"I'm an expert in packages." That's how Yvonne Blake (Manchester, 1940) got a smile out of comedian and actor Dani Rovira and the then minister for Culture, Íñigo Méndez de Vigo, at last year's Goya film awards ceremony. Rovira was wearing a Superman suit in honour of Blake, then the president of the Spanish Film Academy, who created the original costume worn by Christopher Reeve four decades ago.
Being at the helm of Spanish film was the British woman's last but one role - she later became honorary president until her death on Monday at the age of 78.
Yvonne Blake arrived in Spain at the age of 28, when she was working as a costume designer with one of the international productions that came here in search of the ideal filming conditions. A paella lunch and a conversation with the only member of the Spanish team who spoke English led the young woman to stay in this country, where she was to continue with her career in the film industry for the next five decades.
Her work won her an Oscar (Nicholas and Alexandra) and four Goyas (Rowing with the Wind, Cradle Song, Carmen, and The Bridge of San Luis Rey).
Blake often recalled how she made Christopher Reeve sweat with her superhero costume. The six-foot American actor suffered with every move, especially during the long waits between filming.
She used to smile every time she told this story, with fond memories of the time when film had more glamour; it was this world she fell in love with when she was 14 years old and her mother took her to see Funny Face. She was captivated by Audrey Hepburn dressed by Givency and knew she wanted to be a designer and form part of the fascinating world of cinema.
"I have always dedicated myself, body and soul, to this; I've never done anything else," she said when she collected Spain's National Cinematography Prize in 2012.
Two years after that visit to the cinema, she won a grant to study at the Manchester Regional College of Art and when she was just 18 she was taken on as assistant to Cynthia Tingey at Bermans, the London fashion house responsible for dressing actors in films such as Cleopatra. There, she learned the profession from the bottom, sewing on buttons and feathers, pleats and embroidery.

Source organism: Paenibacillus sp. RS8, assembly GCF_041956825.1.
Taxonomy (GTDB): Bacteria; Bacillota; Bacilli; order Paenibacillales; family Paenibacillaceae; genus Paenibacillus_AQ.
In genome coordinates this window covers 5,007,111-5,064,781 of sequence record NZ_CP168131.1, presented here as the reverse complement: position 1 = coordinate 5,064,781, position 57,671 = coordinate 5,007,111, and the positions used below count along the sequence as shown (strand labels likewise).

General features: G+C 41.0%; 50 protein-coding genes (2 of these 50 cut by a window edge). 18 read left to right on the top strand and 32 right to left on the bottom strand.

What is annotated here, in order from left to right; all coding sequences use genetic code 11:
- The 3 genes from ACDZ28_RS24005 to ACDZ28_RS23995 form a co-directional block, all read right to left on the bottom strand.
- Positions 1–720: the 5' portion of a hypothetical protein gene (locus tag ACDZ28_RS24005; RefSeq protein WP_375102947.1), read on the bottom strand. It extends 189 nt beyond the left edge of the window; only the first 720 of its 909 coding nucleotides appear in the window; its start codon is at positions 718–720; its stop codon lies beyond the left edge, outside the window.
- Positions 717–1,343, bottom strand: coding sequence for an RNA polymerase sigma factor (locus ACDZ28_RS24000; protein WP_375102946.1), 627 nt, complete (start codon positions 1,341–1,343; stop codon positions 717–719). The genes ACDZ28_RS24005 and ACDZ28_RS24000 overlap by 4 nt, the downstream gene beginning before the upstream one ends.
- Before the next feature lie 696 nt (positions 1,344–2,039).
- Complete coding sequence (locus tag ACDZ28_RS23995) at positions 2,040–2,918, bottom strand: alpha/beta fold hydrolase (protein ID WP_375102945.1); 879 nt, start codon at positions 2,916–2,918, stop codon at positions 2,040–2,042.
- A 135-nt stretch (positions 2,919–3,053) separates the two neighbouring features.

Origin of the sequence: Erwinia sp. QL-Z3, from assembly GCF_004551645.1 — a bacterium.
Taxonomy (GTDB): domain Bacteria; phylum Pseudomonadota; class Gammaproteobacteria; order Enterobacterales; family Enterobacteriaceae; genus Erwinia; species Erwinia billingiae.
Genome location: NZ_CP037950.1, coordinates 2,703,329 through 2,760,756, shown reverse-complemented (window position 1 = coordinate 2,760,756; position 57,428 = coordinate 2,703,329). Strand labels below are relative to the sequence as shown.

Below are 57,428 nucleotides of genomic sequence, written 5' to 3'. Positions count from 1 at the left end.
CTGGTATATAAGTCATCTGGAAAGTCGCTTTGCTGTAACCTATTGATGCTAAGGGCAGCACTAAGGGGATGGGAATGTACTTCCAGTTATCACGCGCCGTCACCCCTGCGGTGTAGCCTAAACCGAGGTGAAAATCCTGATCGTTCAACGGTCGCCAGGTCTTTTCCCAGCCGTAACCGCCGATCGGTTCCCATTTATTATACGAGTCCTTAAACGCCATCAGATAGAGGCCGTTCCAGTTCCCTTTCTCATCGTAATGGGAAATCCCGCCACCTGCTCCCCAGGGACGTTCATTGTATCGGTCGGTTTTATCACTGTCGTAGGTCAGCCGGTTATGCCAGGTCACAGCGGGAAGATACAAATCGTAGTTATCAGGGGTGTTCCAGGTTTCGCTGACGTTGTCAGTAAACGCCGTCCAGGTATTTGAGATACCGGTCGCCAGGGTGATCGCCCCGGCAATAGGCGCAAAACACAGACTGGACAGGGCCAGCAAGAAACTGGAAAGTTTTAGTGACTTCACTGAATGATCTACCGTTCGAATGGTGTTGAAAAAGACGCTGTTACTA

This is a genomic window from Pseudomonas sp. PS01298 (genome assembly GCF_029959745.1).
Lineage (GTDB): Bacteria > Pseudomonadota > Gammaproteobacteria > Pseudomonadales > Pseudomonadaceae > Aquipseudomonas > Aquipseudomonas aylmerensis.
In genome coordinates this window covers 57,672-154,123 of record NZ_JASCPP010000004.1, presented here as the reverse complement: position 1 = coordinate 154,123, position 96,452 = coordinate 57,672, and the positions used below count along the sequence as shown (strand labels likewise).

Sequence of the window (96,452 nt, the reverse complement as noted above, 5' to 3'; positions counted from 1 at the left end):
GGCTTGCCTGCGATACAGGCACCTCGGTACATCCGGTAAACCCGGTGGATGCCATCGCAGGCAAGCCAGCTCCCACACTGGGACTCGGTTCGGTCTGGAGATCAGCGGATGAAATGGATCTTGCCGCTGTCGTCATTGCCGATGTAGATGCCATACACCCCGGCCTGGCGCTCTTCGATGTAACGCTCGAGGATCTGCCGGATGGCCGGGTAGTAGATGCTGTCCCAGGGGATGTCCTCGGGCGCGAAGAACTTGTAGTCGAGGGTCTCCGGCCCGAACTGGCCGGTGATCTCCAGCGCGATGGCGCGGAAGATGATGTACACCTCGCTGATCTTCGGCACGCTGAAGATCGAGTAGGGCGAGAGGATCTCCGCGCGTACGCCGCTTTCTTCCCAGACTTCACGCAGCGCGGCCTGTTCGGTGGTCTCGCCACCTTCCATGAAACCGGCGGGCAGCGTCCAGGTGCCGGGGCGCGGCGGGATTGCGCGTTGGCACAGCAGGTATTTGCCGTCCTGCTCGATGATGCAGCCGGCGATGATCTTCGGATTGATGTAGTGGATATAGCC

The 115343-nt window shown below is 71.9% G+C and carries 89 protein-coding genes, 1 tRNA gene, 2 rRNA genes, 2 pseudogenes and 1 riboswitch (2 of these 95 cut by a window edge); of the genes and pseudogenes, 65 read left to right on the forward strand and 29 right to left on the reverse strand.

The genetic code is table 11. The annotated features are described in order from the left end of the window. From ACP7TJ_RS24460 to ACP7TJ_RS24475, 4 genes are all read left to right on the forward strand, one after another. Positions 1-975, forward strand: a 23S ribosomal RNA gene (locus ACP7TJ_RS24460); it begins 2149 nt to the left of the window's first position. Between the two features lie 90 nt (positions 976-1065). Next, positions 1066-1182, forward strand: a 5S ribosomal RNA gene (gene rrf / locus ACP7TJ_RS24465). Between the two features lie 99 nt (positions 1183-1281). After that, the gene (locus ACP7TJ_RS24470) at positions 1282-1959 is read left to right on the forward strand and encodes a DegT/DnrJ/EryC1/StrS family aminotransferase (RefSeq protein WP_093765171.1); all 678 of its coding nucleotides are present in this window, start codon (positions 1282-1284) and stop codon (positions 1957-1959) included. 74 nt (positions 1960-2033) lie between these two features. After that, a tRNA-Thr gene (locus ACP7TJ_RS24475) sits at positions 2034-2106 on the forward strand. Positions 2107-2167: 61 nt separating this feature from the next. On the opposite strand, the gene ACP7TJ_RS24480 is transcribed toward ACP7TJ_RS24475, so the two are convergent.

When she had gained some experience she started to design costumes for the horror films made by Hammer Film Productions. And when she was 22, she received her first chance to be in charge of the designs for a film. Daniel Mann chose her to dress the characters of Judith, starring Sophia Loren. That was the first of the almost 60 projects during her long career.
But it was not all happy. Several months ago, when the Weinstein case hogged the news, she confessed to the Huffington Post that she had been raped by an American producer when she was 24 years old during the filming of a British movie. She had only told one of her closest friends.
"It was a totally unwanted experience and very horrible. He was a famous person and I was scared. I couldn't say anything to anyone. It was awful. In those days I was ashamed to talk about it," she said.
When she had moved to Spain, she was sought out for some of the biggest Hollywood productions. In 1971 she won her Oscar, and was nominated again five years later for Richard Lester's The Four Musketeers. Lester also chose Blake for his Robin and Marian starring Sean Connery and Audrey Hepburn. François Truffaut, John Sturges, Richard Donner, Paul Verhoeven, Mark Rydell and Peter Bogdanovich also called on Blake to dress the many international stars they directed.
Among them were Marlon Brando, Julie Christie, Michael Caine, Omar Shariff, Lawrence Olivier, Gene Hackman, Charlton Heston, Elisabeth Taylor, Faye Dunaway, Glenn Ford, Ava Gardner, Max Von Sydow, Harvey Keitel, Lauren Bacall and Natalie Portman, who worked with Blake on Goya's Ghosts, alongside Javier Bardem.
Her last project was There Be Dragons, the controversial hagiography of the founder of the Opus Dei, directed in 2010 by Roland Joffé.
Two years ago she took on the Spanish Film Academy during one of its many crises. Former president Antonio Resines had left in July 2016 and she took over. Among the steps taken during her presidency was to encourage more young creators to get involved, as well as to give more visibility to women.
Her projects were cut short when she suffered a stroke in January.